When Bojan Bodružić was evacuated from Sarajevo in 1992, he thought he’d only be gone for a couple of weeks.
“It was one of those things where we thought, ‘This is just a skirmish, there’s no chance a war in Bosnia will happen, it’s impossible,’” says Bodružić. “It didn’t pan out that way.”
Bodružić did not know that the violence would explode into the Bosnian War and a four-year battle now known as the Siege of Sarajevo, the longest siege of a capital city in the history of modern warfare.
In 1992, that kind of prolonged violence was unimaginable to Bodružić, then a teenager. “Sarajevo was a buzzing place, and very culturally rich,” recalls Bodružić. “Everybody was so incredibly intermixed, so for there to be a long conflict seemed entirely implausible.”
Bodružić and his sister were separated from their parents for nearly two years. Once reunited, the parents and siblings made their way to Vancouver as refugees, and they built new lives for themselves in that lonely space between safety and heartache.
“Coming to Canada on the one hand was wonderful,” says Bodružić. “You have this great sense of freedom. Finally you’re free of these political pressures and national labels, all these things that brought about the war. So it was a very liberating experience, but there’s still this absence in your life, this feeling of loss, because you didn’t choose to come. We chose to come to Canada, but we didn’t choose to leave our country.”
Bodružić never forgot where he came from. He couldn’t. He’d left too many people behind — including his grandparents. He’d glimpse images of Sarajevo in films such as Welcome to Sarajevo, “And it would tear me up,” he says. “It’s like something from deep inside would suddenly well up. You carry that absence with you.”
When Bodružić finally returned to Sarajevo in 2000 and reunited with his grandparents, he did so with a camcorder in hand.
Thus began a 15-year journey in documentary filmmaking that culminates in The Museum of Forgotten Triumphs. Bodružić’s feature-length film won the award for Best Canadian Documentary at the 2018 Vancouver International Film Festival, and it screens at Vancity Theatre April 21 and 23.
Bodružic returned to Sarajevo on several occasions between 2000 and 2012, and each time, he filmed his grandparents at home in their small flat. In some scenes, they share stories from their lives, seated together on the couch; in others, they playfully bicker over dinner. They reminisce about the wars and each other. They ruminate on the future of their family and their country.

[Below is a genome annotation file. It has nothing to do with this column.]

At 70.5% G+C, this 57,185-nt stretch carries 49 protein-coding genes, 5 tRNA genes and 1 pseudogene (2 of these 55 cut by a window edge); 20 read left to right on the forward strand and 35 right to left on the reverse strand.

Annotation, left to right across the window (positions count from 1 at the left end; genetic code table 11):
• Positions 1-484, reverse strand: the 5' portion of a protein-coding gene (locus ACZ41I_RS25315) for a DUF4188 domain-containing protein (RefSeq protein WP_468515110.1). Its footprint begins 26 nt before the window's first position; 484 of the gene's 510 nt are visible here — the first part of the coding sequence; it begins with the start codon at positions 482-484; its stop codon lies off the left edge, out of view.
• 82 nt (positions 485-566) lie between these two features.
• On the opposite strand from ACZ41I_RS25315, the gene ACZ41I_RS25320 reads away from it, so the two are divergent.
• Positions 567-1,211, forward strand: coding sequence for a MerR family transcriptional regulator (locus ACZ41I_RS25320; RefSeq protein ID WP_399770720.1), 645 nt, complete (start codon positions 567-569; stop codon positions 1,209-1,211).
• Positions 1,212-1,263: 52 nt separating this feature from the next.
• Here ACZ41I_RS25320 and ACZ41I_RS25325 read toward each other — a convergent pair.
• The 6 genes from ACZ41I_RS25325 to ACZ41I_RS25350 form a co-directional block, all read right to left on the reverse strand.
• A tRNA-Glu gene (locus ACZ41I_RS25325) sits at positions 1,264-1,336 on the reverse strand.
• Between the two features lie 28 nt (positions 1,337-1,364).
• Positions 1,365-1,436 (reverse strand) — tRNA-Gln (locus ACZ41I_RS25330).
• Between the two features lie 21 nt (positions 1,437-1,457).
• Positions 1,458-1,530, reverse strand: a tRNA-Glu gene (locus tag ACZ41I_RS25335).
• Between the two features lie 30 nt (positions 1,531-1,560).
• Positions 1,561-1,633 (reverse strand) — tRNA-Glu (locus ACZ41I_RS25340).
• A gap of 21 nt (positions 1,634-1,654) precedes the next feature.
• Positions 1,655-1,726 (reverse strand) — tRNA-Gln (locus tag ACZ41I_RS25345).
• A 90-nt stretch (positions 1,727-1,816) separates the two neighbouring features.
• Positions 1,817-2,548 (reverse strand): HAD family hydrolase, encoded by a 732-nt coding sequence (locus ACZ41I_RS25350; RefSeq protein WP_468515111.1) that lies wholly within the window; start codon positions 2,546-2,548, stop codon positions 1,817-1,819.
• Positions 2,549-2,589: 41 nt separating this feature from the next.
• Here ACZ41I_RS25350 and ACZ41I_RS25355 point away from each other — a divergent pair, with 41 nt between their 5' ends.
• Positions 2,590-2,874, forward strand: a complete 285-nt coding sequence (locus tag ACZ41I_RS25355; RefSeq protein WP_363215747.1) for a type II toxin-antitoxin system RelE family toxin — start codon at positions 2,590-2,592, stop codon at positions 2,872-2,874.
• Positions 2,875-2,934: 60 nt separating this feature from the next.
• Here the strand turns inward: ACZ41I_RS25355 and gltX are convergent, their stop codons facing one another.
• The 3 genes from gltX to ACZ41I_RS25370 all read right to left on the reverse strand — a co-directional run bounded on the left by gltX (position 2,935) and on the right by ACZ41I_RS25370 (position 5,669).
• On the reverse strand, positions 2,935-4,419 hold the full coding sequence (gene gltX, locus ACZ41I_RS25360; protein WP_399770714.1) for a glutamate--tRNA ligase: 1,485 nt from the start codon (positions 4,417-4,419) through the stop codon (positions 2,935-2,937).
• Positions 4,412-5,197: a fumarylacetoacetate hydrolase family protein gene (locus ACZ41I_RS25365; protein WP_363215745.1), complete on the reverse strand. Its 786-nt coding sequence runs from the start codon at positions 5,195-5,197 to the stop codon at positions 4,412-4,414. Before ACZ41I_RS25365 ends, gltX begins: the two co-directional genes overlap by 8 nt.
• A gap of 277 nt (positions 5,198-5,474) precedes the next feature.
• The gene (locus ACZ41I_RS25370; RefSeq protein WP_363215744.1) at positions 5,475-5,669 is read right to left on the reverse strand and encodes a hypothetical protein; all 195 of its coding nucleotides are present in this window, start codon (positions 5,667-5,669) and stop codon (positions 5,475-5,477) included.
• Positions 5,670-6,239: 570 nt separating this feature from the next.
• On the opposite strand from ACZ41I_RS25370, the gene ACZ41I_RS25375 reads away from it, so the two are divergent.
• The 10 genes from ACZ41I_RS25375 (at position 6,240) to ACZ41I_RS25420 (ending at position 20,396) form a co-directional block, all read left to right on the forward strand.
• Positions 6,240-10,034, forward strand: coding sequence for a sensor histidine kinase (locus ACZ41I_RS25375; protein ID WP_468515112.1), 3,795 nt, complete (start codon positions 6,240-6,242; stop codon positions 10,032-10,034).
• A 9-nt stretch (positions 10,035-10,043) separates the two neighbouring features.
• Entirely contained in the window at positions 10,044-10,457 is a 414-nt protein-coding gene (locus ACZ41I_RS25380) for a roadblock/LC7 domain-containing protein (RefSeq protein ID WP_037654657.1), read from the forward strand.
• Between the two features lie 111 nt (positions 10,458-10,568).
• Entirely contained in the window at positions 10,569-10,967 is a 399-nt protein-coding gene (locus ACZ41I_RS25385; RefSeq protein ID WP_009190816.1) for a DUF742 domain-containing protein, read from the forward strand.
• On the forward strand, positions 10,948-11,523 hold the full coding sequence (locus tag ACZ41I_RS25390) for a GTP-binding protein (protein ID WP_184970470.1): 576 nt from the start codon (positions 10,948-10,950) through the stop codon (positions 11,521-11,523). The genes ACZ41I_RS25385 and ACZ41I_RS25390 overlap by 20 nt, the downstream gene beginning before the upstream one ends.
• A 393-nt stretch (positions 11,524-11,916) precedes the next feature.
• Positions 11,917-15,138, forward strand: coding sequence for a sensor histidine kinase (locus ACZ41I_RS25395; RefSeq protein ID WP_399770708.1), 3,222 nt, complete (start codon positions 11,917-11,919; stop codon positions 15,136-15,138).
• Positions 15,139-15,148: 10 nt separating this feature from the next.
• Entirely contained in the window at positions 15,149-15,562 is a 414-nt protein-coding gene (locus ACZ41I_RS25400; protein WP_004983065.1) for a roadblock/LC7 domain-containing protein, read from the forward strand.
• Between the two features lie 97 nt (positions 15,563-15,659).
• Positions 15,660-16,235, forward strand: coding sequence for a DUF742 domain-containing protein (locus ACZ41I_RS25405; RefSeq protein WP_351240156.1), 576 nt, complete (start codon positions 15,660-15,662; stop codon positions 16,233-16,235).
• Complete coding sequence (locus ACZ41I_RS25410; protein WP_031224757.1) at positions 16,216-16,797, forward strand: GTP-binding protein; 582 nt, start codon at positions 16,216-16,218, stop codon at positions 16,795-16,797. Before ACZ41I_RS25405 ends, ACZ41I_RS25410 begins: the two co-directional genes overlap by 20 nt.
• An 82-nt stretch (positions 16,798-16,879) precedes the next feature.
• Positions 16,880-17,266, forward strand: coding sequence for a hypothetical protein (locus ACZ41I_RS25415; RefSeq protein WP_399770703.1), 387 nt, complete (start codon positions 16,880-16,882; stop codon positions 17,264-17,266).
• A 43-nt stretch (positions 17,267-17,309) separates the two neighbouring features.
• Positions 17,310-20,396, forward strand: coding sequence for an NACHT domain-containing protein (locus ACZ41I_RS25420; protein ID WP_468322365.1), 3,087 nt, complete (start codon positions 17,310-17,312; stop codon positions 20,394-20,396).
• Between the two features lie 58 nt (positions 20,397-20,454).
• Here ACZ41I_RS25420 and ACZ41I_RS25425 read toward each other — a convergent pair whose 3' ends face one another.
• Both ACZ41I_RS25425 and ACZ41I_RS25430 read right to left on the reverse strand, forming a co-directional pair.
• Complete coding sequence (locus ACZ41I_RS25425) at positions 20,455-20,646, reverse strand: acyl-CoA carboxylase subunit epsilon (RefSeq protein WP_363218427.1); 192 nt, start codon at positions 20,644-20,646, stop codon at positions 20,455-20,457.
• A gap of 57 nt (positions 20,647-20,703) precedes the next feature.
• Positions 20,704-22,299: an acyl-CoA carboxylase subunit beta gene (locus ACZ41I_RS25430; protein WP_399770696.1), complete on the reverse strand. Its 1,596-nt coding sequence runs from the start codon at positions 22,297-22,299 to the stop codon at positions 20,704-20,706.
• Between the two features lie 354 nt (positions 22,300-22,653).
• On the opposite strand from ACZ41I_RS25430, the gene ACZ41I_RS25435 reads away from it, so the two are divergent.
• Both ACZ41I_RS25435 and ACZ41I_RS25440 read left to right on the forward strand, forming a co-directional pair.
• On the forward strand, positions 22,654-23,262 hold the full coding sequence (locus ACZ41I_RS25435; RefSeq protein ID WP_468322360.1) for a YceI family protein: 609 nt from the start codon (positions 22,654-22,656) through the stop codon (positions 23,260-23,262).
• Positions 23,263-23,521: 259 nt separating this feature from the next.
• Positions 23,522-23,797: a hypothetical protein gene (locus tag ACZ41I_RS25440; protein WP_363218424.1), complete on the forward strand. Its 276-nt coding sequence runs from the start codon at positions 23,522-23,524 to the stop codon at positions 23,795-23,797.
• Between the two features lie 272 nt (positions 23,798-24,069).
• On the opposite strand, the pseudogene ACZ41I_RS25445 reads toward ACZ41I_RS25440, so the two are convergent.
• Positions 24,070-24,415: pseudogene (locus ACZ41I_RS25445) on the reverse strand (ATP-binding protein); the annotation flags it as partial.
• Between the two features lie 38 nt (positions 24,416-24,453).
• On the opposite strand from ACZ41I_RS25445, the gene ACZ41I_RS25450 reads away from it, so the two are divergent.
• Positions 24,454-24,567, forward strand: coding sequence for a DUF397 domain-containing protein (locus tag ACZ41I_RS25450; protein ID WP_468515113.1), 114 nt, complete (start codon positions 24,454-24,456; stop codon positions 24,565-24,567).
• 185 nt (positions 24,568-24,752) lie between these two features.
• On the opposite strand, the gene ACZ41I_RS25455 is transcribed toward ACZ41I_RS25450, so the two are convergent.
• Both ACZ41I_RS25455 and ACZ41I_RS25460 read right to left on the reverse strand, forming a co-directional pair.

The Museum of Forgotten Triumphsis edited together from footage collected during those trips. It’s a poignant but unsentimental tale of war, recovery, aging, love and loss through the story of Bodružić’s grandparents — and yet it’s not the film that Bodružic originally set out to make.
Originally, Bodružić’s film was going to be about, well, Bodružić. “I was editing for a while before I realized that what was most interesting about the project were my grandparents, and I felt that I could even tell my story, somewhat obliquely, through their story,” says the Vancouver filmmaker.
Although The Museum of Forgotten Triumphs includes 12 years of footage, the bulk was shot in 2011, when Bodružić returned to Sarajevo at his grandfather’s insistence.
“He wanted to commit his life stories to camera,” says Bodružić. “He kept telling me, ‘Look, you have to come.’ It was almost like he sensed that something might happen, that they might be sick. There was a sense of urgency.”
Less than a year later, Bodružić’s grandmother died. He returned for the funeral, and he and his grandfather ended up filming again.
“He wanted to bring this to a conclusion,” says Bodružić.
His grandfather passed away two weeks later.
“There was this sudden ending to the whole thing, which was simultaneously shocking and fitting,” says Bodružić. “I don’t know how the two of them would have been able to live without each other. They were so completely intertwined in their lives, the way they existed, in every little daily routine, from the way they woke up to who made breakfast and who made coffee and who did the dishes.”
Bodružić has been travelling with The Museum of Forgotten Triumphs as it screens at festivals.
“I’ve had a lot of people talk to me about their deeply emotional response to the film and how unexpected it feels, and how they didn’t expect to see something like this on film because it seems so familiar,” says Bodružić.
The Museum of Forgotten Triumphs screens April 21 and 23 at Vancity Theatre. Tickets at VIFF.org.